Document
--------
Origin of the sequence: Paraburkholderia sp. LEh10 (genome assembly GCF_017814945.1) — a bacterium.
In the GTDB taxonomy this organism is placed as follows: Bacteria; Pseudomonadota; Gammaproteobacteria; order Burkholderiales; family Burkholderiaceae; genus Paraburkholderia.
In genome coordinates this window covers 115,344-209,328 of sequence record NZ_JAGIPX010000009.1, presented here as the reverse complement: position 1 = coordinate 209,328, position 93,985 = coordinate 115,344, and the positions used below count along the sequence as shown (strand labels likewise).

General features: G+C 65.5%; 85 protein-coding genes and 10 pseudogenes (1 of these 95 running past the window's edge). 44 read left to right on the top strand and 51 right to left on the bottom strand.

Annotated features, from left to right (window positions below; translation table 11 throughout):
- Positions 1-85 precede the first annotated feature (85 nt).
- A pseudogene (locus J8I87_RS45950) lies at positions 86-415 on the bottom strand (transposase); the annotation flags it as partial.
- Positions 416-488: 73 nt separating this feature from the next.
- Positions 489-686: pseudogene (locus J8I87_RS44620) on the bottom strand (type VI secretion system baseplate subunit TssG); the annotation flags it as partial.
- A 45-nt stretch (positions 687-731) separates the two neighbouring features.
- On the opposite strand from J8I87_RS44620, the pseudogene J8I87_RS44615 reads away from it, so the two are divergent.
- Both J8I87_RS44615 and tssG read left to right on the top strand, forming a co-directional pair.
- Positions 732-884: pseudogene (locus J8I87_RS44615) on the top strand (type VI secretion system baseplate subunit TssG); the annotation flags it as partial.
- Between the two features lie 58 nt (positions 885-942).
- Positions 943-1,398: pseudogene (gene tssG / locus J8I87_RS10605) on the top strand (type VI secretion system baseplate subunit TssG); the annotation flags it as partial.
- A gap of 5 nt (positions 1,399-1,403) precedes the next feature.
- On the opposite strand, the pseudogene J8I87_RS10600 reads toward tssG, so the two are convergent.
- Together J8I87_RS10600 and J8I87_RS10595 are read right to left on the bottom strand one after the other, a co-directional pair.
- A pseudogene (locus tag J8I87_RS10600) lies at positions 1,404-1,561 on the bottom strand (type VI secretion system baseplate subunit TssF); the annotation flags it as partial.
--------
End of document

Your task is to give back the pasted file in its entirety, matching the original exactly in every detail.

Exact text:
Origin of the sequence: Paraburkholderia sp. LEh10 (genome assembly GCF_017814945.1) — a bacterium.
In the GTDB taxonomy this organism is placed as follows: Bacteria; Pseudomonadota; Gammaproteobacteria; order Burkholderiales; family Burkholderiaceae; genus Paraburkholderia.
In genome coordinates this window covers 115,344-209,328 of sequence record NZ_JAGIPX010000009.1, presented here as the reverse complement: position 1 = coordinate 209,328, position 93,985 = coordinate 115,344, and the positions used below count along the sequence as shown (strand labels likewise).

General features: G+C 65.5%; 85 protein-coding genes and 10 pseudogenes (1 of these 95 running past the window's edge). 44 read left to right on the top strand and 51 right to left on the bottom strand.

Annotated features, from left to right (window positions below; translation table 11 throughout):
- Positions 1-85 precede the first annotated feature (85 nt).
- A pseudogene (locus J8I87_RS45950) lies at positions 86-415 on the bottom strand (transposase); the annotation flags it as partial.
- Positions 416-488: 73 nt separating this feature from the next.
- Positions 489-686: pseudogene (locus J8I87_RS44620) on the bottom strand (type VI secretion system baseplate subunit TssG); the annotation flags it as partial.
- A 45-nt stretch (positions 687-731) separates the two neighbouring features.
- On the opposite strand from J8I87_RS44620, the pseudogene J8I87_RS44615 reads away from it, so the two are divergent.
- Both J8I87_RS44615 and tssG read left to right on the top strand, forming a co-directional pair.
- Positions 732-884: pseudogene (locus J8I87_RS44615) on the top strand (type VI secretion system baseplate subunit TssG); the annotation flags it as partial.
- Between the two features lie 58 nt (positions 885-942).
- Positions 943-1,398: pseudogene (gene tssG / locus J8I87_RS10605) on the top strand (type VI secretion system baseplate subunit TssG); the annotation flags it as partial.
- A gap of 5 nt (positions 1,399-1,403) precedes the next feature.
- On the opposite strand, the pseudogene J8I87_RS10600 reads toward tssG, so the two are convergent.
- Together J8I87_RS10600 and J8I87_RS10595 are read right to left on the bottom strand one after the other, a co-directional pair.
- A pseudogene (locus tag J8I87_RS10600) lies at positions 1,404-1,561 on the bottom strand (type VI secretion system baseplate subunit TssF); the annotation flags it as partial.